Francis Xavier (1506 – 1552) was born into an aristocratic family in the Kingdom of Navarre (now part of Spain). He grew up surrounded by war. Francis’ brothers were soldiers. They participated in a failed Navarrese-French attempt to expel the Spanish invaders from the kingdom. After 18 years, the war ended with the Kingdom of Navarre being partitioned into two territories: the King and some loyalists abandoned the south and moved to what is now France.
Instead of going into the military like his brothers, Francis chose a life of study in Paris. He was a promising scholar, an athlete, proud, somewhat wild, and ambitious to get ahead. There he met a man fifteen years older than him, a former soldier who had experienced a profound conversion while recuperating from a war injury, who would eventually become St. Ignatius of Loyola. Ignatius worked hard to win him over as a friend and eventually opened Francis’s heart to the love of Christ. Together they founded the Society of Jesus (Jesuits).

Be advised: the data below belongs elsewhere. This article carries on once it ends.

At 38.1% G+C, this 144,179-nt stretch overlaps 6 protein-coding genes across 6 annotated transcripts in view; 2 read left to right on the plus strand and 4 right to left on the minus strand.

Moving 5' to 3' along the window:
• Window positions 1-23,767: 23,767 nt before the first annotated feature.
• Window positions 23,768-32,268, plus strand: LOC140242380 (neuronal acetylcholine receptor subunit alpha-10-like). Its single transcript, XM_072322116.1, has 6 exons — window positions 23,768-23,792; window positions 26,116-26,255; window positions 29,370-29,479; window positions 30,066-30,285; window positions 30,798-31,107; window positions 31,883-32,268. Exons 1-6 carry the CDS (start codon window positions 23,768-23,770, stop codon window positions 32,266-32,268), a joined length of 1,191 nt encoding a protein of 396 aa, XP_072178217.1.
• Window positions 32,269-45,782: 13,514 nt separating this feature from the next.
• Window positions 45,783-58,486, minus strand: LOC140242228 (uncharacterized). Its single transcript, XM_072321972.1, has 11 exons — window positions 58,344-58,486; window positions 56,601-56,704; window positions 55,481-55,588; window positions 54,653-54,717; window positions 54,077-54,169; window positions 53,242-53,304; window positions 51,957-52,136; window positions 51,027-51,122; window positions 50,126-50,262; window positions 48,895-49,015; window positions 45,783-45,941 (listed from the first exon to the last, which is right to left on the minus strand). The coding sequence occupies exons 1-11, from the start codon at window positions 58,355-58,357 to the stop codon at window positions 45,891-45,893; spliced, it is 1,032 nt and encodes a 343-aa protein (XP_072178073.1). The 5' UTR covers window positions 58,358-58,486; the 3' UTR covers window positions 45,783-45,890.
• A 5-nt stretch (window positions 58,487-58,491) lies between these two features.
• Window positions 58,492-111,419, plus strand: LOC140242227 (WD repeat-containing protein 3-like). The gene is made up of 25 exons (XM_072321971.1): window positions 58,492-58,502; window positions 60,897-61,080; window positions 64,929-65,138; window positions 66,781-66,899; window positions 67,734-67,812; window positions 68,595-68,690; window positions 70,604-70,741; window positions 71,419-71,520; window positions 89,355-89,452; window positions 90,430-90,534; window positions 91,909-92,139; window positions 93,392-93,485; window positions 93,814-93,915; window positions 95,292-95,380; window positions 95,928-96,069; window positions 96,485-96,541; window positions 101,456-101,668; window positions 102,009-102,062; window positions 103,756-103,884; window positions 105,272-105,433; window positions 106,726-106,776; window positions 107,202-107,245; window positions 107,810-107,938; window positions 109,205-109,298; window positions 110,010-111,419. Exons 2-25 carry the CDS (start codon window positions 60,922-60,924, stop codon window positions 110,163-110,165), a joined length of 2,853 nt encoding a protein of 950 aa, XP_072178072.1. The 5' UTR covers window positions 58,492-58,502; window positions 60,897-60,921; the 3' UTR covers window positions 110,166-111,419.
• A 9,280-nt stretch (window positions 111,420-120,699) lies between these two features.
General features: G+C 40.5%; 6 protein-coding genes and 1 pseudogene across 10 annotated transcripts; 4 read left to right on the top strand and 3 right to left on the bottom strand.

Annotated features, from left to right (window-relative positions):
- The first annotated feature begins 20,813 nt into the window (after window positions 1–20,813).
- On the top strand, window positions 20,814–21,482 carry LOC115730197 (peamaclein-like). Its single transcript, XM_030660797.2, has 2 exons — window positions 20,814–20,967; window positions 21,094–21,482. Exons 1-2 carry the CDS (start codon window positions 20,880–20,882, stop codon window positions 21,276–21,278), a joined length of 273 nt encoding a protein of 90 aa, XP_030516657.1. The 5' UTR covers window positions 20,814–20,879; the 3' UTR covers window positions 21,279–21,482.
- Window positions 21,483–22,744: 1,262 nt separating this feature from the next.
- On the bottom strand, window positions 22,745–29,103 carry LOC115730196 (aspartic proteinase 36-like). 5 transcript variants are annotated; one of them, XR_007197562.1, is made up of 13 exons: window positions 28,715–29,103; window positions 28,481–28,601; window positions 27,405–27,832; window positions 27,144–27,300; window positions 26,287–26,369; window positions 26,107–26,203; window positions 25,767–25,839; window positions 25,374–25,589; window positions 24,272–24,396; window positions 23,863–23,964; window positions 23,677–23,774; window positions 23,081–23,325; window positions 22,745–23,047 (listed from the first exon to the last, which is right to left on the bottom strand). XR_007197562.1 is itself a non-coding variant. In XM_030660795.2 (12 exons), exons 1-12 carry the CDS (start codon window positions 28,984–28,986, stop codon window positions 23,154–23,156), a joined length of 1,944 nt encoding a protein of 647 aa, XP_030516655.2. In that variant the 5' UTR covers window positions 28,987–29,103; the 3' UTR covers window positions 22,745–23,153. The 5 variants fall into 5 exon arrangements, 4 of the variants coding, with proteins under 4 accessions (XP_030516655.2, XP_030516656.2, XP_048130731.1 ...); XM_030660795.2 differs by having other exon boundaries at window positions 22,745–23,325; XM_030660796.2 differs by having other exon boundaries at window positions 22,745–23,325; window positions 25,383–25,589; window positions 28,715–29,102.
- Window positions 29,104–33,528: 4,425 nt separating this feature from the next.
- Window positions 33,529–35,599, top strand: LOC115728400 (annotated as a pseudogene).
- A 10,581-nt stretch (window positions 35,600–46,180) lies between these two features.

Francis led an extensive mission into Asia. He was influential in the spreading of Catholicism in India, Borneo, Japan, and other areas which had thus far not been visited by Christian missionaries. Though it seemed his missionary work in Japan was destroyed by persecution, three centuries later, missionaries were amazed to discover tens of thousands of “hidden Christians” still living in the area of Nagasaki. The Catholic Church that was built in Nagasaki then became ground zero for the second atomic bomb that the United States dropped on Japan. “What the Japanese Imperial government could not do in over 200 years of persecution, destroy Japanese Christianity, American Christians did in nine seconds.” — Dr. Gary G. Kohls